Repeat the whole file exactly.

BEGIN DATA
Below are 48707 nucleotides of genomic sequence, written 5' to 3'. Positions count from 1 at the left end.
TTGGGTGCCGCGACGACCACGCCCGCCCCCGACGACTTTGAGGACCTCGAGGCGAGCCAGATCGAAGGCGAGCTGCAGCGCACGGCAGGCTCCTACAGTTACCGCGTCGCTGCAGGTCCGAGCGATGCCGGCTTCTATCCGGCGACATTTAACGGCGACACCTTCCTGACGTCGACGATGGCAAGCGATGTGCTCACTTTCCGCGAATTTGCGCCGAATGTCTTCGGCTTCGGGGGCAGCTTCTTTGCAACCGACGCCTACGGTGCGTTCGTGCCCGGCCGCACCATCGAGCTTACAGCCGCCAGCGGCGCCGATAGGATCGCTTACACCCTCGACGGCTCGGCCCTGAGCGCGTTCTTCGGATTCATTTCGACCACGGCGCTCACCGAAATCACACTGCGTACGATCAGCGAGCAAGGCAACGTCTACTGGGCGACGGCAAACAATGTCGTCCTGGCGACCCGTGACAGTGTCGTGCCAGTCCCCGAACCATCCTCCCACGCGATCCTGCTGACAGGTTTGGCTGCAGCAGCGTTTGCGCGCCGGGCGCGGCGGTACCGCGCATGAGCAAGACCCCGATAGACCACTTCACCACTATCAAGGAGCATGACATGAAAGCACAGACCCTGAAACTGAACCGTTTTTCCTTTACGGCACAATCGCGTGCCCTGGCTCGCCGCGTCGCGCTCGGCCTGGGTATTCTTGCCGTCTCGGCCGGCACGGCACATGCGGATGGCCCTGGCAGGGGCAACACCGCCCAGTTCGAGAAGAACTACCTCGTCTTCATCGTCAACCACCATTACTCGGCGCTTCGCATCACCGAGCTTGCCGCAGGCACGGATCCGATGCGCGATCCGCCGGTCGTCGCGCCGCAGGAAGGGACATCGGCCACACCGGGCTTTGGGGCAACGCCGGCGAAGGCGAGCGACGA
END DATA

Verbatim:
Below are 48707 nucleotides of genomic sequence, written 5' to 3'. Positions count from 1 at the left end.
TTGGGTGCCGCGACGACCACGCCCGCCCCCGACGACTTTGAGGACCTCGAGGCGAGCCAGATCGAAGGCGAGCTGCAGCGCACGGCAGGCTCCTACAGTTACCGCGTCGCTGCAGGTCCGAGCGATGCCGGCTTCTATCCGGCGACATTTAACGGCGACACCTTCCTGACGTCGACGATGGCAAGCGATGTGCTCACTTTCCGCGAATTTGCGCCGAATGTCTTCGGCTTCGGGGGCAGCTTCTTTGCAACCGACGCCTACGGTGCGTTCGTGCCCGGCCGCACCATCGAGCTTACAGCCGCCAGCGGCGCCGATAGGATCGCTTACACCCTCGACGGCTCGGCCCTGAGCGCGTTCTTCGGATTCATTTCGACCACGGCGCTCACCGAAATCACACTGCGTACGATCAGCGAGCAAGGCAACGTCTACTGGGCGACGGCAAACAATGTCGTCCTGGCGACCCGTGACAGTGTCGTGCCAGTCCCCGAACCATCCTCCCACGCGATCCTGCTGACAGGTTTGGCTGCAGCAGCGTTTGCGCGCCGGGCGCGGCGGTACCGCGCATGAGCAAGACCCCGATAGACCACTTCACCACTATCAAGGAGCATGACATGAAAGCACAGACCCTGAAACTGAACCGTTTTTCCTTTACGGCACAATCGCGTGCCCTGGCTCGCCGCGTCGCGCTCGGCCTGGGTATTCTTGCCGTCTCGGCCGGCACGGCACATGCGGATGGCCCTGGCAGGGGCAACACCGCCCAGTTCGAGAAGAACTACCTCGTCTTCATCGTCAACCACCATTACTCGGCGCTTCGCATCACCGAGCTTGCCGCAGGCACGGATCCGATGCGCGATCCGCCGGTCGTCGCGCCGCAGGAAGGGACATCGGCCACACCGGGCTTTGGGGCAACGCCGGCGAAGGCGAGCGACGA